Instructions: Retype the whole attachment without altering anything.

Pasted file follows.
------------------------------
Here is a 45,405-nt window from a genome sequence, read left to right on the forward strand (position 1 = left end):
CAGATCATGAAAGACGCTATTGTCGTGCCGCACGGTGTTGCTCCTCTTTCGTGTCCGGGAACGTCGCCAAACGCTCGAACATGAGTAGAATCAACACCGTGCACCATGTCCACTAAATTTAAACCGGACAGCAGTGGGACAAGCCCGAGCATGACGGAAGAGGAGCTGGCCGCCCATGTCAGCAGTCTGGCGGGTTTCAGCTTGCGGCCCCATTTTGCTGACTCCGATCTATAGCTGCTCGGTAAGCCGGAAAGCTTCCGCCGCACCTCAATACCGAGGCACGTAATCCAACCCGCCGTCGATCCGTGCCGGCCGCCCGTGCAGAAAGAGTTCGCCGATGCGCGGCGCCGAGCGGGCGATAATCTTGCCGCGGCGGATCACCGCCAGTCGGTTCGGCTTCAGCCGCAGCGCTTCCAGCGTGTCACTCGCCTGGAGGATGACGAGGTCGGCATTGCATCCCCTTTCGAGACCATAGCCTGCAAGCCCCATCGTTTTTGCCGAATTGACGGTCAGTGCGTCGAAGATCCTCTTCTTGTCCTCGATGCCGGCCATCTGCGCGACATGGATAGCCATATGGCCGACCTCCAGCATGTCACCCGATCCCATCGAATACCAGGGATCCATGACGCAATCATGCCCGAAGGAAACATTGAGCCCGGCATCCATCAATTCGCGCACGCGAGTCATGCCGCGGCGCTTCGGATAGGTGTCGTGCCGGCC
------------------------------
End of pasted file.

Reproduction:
Here is a 45,405-nt window from a genome sequence, read left to right on the forward strand (position 1 = left end):
CAGATCATGAAAGACGCTATTGTCGTGCCGCACGGTGTTGCTCCTCTTTCGTGTCCGGGAACGTCGCCAAACGCTCGAACATGAGTAGAATCAACACCGTGCACCATGTCCACTAAATTTAAACCGGACAGCAGTGGGACAAGCCCGAGCATGACGGAAGAGGAGCTGGCCGCCCATGTCAGCAGTCTGGCGGGTTTCAGCTTGCGGCCCCATTTTGCTGACTCCGATCTATAGCTGCTCGGTAAGCCGGAAAGCTTCCGCCGCACCTCAATACCGAGGCACGTAATCCAACCCGCCGTCGATCCGTGCCGGCCGCCCGTGCAGAAAGAGTTCGCCGATGCGCGGCGCCGAGCGGGCGATAATCTTGCCGCGGCGGATCACCGCCAGTCGGTTCGGCTTCAGCCGCAGCGCTTCCAGCGTGTCACTCGCCTGGAGGATGACGAGGTCGGCATTGCATCCCCTTTCGAGACCATAGCCTGCAAGCCCCATCGTTTTTGCCGAATTGACGGTCAGTGCGTCGAAGATCCTCTTCTTGTCCTCGATGCCGGCCATCTGCGCGACATGGATAGCCATATGGCCGACCTCCAGCATGTCACCCGATCCCATCGAATACCAGGGATCCATGACGCAATCATGCCCGAAGGAAACATTGAGCCCGGCATCCATCAATTCGCGCACGCGAGTCATGCCGCGGCGCTTCGGATAGGTGTCGTGCCGGCC